More than 300 UW students, faculty, staff, and community members recently participated in a panel discussion on police violence as a public health issue in Seattle. The event, organized by UW’s Health Alliance International (HAI), Town Hall Seattle, UW Students of Color Affinity Group, UW Concerned Faculty, UW Department of Global Health, Red May, and Elliott Bay Book Company, explored community and legal strategies to stop police violence in commemoration of Charleena Lyles, who died at the hands of Seattle police one year ago.
“You can’t sit there and be disenfranchised and do nothing,” said Katrina Johnson, first cousin of Charleena Lyles, family spokesperson, and community activist. “Get out there and vote.”
Norm Stamper, former Seattle police chief, stated that, “Protection and preservation of human life is the police’s first priority. My mantra is ‘Everyone I encounter will live.’ But there are too many police officers who do not place enough value on the sanctity of human life, who believe there are inferior people. They view the community as the enemy.”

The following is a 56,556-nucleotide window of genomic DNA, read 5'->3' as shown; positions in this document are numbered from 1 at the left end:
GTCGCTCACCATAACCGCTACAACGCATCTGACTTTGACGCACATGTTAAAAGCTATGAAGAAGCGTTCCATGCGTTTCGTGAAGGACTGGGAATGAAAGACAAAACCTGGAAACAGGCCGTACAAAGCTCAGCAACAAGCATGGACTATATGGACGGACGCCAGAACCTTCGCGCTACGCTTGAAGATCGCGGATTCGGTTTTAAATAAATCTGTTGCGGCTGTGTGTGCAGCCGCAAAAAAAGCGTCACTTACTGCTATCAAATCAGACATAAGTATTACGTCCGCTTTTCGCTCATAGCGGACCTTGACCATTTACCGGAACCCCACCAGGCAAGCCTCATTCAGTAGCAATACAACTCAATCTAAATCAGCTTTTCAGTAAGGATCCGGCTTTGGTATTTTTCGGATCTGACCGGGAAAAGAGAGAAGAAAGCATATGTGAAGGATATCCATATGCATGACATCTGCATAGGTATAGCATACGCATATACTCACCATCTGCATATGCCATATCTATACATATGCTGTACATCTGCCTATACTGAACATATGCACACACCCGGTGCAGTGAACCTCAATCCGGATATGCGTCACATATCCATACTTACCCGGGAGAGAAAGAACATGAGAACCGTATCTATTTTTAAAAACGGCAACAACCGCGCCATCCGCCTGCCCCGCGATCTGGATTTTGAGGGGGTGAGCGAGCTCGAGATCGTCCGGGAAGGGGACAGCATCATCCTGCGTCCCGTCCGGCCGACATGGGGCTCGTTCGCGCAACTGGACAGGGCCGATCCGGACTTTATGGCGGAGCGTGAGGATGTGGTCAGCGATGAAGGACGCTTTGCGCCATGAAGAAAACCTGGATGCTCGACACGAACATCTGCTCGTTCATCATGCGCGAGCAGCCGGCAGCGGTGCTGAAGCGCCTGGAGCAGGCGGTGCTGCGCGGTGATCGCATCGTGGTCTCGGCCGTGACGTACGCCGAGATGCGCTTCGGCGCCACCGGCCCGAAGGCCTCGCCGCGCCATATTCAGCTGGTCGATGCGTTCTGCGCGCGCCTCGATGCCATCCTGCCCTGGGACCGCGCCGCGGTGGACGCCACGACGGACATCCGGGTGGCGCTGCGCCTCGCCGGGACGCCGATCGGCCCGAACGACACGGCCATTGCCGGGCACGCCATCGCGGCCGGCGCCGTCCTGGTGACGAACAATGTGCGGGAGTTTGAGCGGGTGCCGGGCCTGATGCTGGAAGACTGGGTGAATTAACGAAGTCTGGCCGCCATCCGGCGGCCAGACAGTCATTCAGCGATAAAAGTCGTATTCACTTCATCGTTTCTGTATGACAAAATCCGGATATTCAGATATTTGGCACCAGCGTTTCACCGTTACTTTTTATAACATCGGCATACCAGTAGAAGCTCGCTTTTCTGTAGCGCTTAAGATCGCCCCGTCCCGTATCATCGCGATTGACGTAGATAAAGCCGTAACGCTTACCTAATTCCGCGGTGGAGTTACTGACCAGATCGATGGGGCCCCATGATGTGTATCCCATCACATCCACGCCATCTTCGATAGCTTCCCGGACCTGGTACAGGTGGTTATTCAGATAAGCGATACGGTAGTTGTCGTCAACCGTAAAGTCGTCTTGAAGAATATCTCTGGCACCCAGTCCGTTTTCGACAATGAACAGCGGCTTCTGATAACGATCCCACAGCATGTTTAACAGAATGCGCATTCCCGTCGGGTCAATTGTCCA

“Currently police officers cannot be held accountable unless you can prove malice. But Initiative 940 changes this – the initiative prioritizes training, adjusts the law governing the use of deadly force to bring it more line with the rest of the country, and will ensure that any investigation into the use of deadly force is impartial. This is a beginning step that the community made happen,” said Michele Storms, Deputy Director, American Civil Liberties Union of Washington State (ACLU-WA).
“Huge inequality is actually the upstream cause of police brutality,” suggested Prof. Stephen Bezruchka, during the Q&A discussion that followed the panel session.
Watch the video of the full event, available from HAI.